Department of Mechanical Engineering
Kenneth E. Goodson
Carbon nanotubes offer unusual thermal, mechanical, and electrical properties, which vary with chirality, geometry (multiwall vs single-wall), and length. They are promising for a variety of applications in electronic systems and MEMS including as passive regions for aggressive heat conduction, as well as for active regions in transistors and as interconnects. The coupling of electrical and thermal transport in carbon nanotubes is a particularly compelling area for fundamental research owing to the unusual band structures for these energy carriers.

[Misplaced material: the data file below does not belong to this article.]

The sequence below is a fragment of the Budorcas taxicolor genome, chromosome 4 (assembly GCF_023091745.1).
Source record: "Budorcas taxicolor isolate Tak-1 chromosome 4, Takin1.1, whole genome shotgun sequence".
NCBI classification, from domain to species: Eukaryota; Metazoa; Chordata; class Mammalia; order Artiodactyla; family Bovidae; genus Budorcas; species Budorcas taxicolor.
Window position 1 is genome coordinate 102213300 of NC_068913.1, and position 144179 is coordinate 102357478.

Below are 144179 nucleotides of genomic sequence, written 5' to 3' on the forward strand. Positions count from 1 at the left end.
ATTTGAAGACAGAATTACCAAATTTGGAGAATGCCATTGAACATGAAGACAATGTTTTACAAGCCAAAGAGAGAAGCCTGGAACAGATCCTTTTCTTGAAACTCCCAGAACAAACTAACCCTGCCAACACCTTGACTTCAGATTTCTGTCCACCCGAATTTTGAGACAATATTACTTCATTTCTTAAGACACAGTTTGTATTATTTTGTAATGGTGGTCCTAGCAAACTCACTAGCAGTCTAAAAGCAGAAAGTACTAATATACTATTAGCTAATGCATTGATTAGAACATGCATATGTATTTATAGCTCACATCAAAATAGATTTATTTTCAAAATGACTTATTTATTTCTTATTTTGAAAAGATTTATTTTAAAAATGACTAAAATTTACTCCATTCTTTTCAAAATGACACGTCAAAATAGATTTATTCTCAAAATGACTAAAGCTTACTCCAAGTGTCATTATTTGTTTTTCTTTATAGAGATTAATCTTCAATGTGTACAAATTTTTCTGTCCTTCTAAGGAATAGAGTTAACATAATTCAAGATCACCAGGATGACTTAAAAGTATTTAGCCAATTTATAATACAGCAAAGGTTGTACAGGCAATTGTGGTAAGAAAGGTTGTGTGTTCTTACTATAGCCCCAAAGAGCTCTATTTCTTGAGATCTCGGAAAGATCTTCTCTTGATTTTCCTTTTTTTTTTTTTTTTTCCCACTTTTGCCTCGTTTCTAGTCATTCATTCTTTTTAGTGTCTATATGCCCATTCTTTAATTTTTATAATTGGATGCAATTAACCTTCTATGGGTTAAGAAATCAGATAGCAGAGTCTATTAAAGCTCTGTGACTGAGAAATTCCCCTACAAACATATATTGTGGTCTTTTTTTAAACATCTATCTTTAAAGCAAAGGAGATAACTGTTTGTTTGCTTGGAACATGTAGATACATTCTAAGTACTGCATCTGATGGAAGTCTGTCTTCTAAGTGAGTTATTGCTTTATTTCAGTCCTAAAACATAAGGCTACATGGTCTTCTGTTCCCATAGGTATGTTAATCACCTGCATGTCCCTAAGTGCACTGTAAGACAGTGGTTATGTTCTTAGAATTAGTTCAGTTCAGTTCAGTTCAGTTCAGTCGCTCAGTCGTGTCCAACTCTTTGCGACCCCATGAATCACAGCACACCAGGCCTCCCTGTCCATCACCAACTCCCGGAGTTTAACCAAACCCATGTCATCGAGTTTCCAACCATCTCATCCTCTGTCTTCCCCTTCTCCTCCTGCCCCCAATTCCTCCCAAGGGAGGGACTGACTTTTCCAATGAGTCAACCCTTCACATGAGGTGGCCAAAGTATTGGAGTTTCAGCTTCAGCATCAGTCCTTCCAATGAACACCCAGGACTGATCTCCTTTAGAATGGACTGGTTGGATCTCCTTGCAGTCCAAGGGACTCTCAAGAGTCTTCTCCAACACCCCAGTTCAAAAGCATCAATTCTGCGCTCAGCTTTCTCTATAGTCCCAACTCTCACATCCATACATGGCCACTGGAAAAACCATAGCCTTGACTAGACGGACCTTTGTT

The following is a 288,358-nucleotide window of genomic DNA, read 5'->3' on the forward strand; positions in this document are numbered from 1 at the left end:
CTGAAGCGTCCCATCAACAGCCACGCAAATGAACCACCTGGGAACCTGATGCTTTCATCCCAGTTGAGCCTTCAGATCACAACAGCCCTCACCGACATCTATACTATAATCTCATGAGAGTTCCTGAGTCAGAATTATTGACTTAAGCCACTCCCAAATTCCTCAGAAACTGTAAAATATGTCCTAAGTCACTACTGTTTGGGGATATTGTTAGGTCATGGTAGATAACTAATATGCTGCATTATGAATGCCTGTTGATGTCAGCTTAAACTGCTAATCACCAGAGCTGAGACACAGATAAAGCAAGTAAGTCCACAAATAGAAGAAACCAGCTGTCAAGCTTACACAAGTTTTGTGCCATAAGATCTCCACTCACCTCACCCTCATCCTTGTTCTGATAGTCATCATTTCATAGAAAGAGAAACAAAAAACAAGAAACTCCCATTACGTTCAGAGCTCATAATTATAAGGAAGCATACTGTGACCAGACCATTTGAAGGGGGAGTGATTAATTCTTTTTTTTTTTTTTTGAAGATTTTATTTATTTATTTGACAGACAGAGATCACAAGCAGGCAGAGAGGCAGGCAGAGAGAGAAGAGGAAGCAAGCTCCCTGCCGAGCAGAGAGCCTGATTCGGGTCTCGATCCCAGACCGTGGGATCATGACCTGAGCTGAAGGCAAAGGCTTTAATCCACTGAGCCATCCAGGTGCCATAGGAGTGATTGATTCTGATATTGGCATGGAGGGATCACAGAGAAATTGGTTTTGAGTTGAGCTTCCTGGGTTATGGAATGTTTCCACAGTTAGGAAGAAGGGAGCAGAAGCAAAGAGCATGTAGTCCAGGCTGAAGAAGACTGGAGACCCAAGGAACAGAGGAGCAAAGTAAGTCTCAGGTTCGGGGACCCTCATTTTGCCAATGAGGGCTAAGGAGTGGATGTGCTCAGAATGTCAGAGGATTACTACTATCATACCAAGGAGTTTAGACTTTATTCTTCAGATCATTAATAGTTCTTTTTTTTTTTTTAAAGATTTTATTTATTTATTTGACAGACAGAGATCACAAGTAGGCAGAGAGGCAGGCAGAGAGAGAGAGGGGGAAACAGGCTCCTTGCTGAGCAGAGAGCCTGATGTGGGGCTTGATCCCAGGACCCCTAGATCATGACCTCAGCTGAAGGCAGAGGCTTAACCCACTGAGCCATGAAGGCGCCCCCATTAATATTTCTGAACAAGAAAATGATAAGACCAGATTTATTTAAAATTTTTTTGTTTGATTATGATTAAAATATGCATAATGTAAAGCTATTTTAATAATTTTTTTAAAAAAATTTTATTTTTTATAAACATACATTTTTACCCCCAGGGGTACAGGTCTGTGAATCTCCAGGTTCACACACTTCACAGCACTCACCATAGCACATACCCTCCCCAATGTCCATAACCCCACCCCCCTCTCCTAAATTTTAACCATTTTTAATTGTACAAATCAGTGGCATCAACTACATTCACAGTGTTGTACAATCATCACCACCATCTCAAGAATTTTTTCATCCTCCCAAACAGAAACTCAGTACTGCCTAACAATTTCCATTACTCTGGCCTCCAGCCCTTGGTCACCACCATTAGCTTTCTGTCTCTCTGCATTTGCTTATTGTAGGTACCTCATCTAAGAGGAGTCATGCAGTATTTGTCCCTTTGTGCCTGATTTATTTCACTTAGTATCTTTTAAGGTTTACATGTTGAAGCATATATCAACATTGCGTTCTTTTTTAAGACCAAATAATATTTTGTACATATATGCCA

We developed measurements of the thermal, electrical, and coupled electrothermal properties of individual carbon nanotubes and carbon nanotube arrays. These data provided the first compelling evidence of severe phonon nonequilibrium in nanotubes subjected to high electrical current densities, and also provided insight into the thermal conductance between carbon nanotubes and substrates. We have also studied the impact of carbon nanotube inclusions in fluidic mixtures, e.g., nanofluids, for applications in convection cooling. These measurements suggested that CNTs can assist with heat conduction through the thermal boundary layer in developing flow and increase the effective heat convection coefficient. More recent data have investigated the potential of aligned CNT films for application as interface and other packaging materials.